An inkstone is an essential tool in both Chinese style calligraphy and painting. But, while they’re still being made by hand in the same way they have for hundreds of years, they are becoming less common.

inkstones initial shaping
[from the internet]
[from the internet]
inkstones in boxes
[from the internet]

Old inkstones are now collectors items and showcased in museums while student quality stones are today mass produced and readily available in art supply stores.

Inkstone Turtle MET
[Metropolitan Museum of Art, NY]
inkstone ming
[Ming dynasty, from the internet]

Stones are collected for their own beauty and may never have been intended for use. They can also be appreciated for the tone they make when struck, for the quarry from which they came, or for their association with the famous people who once owned them.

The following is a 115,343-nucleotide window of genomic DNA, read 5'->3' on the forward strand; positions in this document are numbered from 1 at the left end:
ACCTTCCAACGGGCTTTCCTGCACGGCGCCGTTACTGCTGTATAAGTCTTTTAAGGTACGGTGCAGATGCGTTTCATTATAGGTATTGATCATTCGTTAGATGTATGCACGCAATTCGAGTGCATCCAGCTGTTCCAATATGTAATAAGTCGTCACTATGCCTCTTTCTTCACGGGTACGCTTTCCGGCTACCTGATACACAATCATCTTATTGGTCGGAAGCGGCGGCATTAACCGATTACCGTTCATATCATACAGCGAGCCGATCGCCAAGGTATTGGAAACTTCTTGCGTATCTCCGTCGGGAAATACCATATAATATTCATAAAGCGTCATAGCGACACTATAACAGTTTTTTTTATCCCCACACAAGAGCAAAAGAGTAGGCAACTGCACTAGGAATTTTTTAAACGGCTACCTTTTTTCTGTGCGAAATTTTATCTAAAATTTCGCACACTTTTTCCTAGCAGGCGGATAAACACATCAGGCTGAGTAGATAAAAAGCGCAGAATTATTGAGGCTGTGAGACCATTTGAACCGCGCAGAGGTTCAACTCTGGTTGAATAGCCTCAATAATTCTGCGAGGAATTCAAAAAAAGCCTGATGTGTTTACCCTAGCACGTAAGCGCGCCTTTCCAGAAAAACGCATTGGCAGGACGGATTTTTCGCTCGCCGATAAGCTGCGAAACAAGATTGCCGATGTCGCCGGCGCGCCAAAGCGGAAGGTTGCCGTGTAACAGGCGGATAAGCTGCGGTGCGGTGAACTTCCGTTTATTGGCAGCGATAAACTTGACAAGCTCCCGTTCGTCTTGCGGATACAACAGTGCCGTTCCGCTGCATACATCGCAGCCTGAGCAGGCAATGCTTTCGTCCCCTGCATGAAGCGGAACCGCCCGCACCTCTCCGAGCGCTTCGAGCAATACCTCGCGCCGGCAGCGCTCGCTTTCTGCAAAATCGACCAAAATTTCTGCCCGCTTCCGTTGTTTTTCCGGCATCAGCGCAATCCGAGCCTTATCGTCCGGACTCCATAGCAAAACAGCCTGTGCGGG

[from the internet]
[from the internet]
[from the internet]

Modern stones in contemporary styles or in imitation of ancient designs often come with hardwood cases and highlight the decorative qualities of the stone. The images below are all pulled from the internet.

There’s an excellent book on the subject by Dorothy Ko titled “The Social Life of Instones: Artisans and Scholars in Early Qing China.” Seattle: The University of Washington Press, 2020.

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